This piece originally appeared in The Irish Times online as part of a feature focusing on loneliness. It was an honour to contribute.
There has always been an aura of simplicity about my presence in character. Despite the ambivertedness and often detailed observance in my outlook around people, the role of 'happy go lucky Dave' was a recognised and rarely challenged fairing amongst family and friends.
Bubbly, outgoing, sporty and active; all resounding traits of a self-promoting bio with the mood swings, drama and bitter excerpts merely regarded as the impulses of teenage angst.
I've always enjoyed company, revelling in chat and laughter. But the hidden scorn of paranoia and insecurity could easily spoil the anticipated gladness of socialising and connecting. Talkative, engaging but quietly doubtful. Apprehensive about personal viewpoints on the basis that someone might not like me because of what I thought or what I said.
This silent persecution inside persisted in the former of mental torture; a daily routine of mirror goading tagged with insults and reminders that I was worthless, no one liked me and that I was better off alone.
Subsequent moments by myself allowed me to revel disturbingly in the triumph of forced solidarity; ignoring text messages, avoiding nights out and meet ups with the belief that I would not be missed, that family and friends would be glad I chose to stay away.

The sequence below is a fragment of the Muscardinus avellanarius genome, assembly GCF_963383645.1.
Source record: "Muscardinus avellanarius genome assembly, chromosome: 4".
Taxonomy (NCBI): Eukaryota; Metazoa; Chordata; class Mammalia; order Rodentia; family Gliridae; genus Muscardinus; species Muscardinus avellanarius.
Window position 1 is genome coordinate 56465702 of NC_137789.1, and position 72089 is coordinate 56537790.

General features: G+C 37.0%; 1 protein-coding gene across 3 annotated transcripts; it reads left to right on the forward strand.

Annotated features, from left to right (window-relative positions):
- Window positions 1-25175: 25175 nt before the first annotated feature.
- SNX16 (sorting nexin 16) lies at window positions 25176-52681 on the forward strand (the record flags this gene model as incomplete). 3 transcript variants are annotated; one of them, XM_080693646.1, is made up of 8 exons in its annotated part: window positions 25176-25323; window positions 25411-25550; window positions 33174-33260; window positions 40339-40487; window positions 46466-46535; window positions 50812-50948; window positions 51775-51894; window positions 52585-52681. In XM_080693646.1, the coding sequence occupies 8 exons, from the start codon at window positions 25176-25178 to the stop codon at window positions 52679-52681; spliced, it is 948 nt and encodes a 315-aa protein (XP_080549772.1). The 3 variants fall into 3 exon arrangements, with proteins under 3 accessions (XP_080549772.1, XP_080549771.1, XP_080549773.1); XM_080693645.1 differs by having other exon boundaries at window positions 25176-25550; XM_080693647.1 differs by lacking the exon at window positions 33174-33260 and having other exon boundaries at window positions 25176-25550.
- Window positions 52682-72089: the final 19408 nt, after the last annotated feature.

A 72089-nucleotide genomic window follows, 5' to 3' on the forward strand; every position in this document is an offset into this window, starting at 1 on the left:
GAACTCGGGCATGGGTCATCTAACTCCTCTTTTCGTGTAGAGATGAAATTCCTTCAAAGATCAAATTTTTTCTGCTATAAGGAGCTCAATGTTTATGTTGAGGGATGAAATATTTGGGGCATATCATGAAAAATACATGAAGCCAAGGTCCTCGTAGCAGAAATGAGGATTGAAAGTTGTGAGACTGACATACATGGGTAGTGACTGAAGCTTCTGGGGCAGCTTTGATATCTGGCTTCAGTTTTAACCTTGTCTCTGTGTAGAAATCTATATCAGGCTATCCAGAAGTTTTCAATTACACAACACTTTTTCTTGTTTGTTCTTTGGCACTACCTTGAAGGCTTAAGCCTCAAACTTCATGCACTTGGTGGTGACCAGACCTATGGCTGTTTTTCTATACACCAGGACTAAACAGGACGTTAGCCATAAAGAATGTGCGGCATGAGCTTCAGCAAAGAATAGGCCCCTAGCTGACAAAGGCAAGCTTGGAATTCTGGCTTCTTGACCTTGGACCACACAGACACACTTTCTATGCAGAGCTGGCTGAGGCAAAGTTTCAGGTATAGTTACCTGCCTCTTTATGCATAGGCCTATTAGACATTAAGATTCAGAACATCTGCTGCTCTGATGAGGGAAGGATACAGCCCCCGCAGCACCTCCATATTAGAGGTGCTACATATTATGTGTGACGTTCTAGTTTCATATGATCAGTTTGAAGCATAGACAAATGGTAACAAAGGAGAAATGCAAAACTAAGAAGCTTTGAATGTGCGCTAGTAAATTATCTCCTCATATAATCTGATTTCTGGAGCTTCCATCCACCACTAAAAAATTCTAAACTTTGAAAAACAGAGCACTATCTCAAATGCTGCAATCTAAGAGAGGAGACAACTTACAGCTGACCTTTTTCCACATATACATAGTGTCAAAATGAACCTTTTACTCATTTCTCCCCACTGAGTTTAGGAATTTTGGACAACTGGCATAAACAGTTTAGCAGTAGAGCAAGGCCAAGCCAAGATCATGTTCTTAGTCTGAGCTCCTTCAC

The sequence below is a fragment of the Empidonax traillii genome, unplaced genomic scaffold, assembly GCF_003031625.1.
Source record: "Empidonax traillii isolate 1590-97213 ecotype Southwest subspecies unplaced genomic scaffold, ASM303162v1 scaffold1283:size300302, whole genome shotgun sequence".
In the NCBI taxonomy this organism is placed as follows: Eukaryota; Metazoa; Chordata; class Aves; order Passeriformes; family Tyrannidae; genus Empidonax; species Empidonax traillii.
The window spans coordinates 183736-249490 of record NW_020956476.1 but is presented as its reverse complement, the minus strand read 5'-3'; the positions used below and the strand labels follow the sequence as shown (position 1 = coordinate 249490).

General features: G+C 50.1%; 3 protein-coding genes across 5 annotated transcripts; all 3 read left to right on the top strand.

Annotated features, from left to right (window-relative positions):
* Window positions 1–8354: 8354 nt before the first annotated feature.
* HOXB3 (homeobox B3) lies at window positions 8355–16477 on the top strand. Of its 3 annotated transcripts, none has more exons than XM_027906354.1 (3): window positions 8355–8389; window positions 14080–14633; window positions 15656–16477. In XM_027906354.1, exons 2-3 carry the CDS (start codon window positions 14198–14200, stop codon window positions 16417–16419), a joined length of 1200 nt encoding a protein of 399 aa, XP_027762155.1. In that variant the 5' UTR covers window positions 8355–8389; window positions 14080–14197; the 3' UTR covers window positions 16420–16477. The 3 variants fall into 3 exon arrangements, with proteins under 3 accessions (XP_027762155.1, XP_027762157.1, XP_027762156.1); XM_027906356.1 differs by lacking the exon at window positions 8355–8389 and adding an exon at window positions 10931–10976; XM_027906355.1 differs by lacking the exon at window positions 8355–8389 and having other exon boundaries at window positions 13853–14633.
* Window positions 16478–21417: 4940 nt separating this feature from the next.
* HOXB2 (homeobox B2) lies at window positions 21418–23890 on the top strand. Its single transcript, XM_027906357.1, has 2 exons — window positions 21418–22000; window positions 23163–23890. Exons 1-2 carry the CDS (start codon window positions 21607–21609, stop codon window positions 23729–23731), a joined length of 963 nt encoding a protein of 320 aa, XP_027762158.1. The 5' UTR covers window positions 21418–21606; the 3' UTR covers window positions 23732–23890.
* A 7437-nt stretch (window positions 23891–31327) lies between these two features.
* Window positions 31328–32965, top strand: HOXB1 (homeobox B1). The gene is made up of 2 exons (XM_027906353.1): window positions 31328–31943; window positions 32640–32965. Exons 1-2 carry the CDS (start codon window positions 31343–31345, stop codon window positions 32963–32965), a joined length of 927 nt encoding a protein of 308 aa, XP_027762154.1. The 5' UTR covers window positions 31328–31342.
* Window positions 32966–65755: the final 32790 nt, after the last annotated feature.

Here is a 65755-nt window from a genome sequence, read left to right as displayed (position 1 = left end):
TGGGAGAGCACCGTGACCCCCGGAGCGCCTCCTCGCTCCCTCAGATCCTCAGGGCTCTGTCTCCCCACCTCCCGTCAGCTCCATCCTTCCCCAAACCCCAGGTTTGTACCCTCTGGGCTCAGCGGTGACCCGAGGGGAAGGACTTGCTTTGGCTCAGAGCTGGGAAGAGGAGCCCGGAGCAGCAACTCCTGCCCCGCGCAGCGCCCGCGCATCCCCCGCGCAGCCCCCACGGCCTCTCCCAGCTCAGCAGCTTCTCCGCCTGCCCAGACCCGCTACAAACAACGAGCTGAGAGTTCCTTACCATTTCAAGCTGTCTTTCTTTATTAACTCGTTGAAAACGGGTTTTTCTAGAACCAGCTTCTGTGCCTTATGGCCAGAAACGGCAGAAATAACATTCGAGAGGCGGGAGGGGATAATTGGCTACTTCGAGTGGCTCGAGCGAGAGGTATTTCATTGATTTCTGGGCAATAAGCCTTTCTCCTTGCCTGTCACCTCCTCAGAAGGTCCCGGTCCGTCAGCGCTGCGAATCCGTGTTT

The peak of depravity in forced withdrawal from social circles came when reluctantly agreeing to join friends on a weekend away. Citing work as an excuse for late arrival, this made sure I could travel alone. I also booked separate accommodation with a comeback of financial constraint at the ready should anyone raise query.
Upon returning to my hostel later that night I realised I has forgotten my access card. Unable to get inside I avoided contacting nearby friends, opting instead to sleep in the car.
One friend, who most likely picked up on my subdued demeanor that night, rang my phone. Despite having a towel as a blanket, a jumper for a pillow and a hardened carpet beneath me, a place on his hotel room floor that night was perhaps the greatest comfort I had ever known.
These experiences of depreciation and mindless punishment are just few from many clouded moments of confusion and misunderstanding in my very being. However they have played a vital role in my eventual willingness to discover a grasp in managing doubt and fear that rises when life is interupted.
The study of mindfulness has helped greatly in finding guidance to living. Acknowledging that whilst nothing in life is absolute, everything is relative. Gaining awareness of my emotions and reasoning with the experiences I have been through gives me strength and confidence to persevere and compassionately embrace the value of myself and of equal importance the value of family and friends.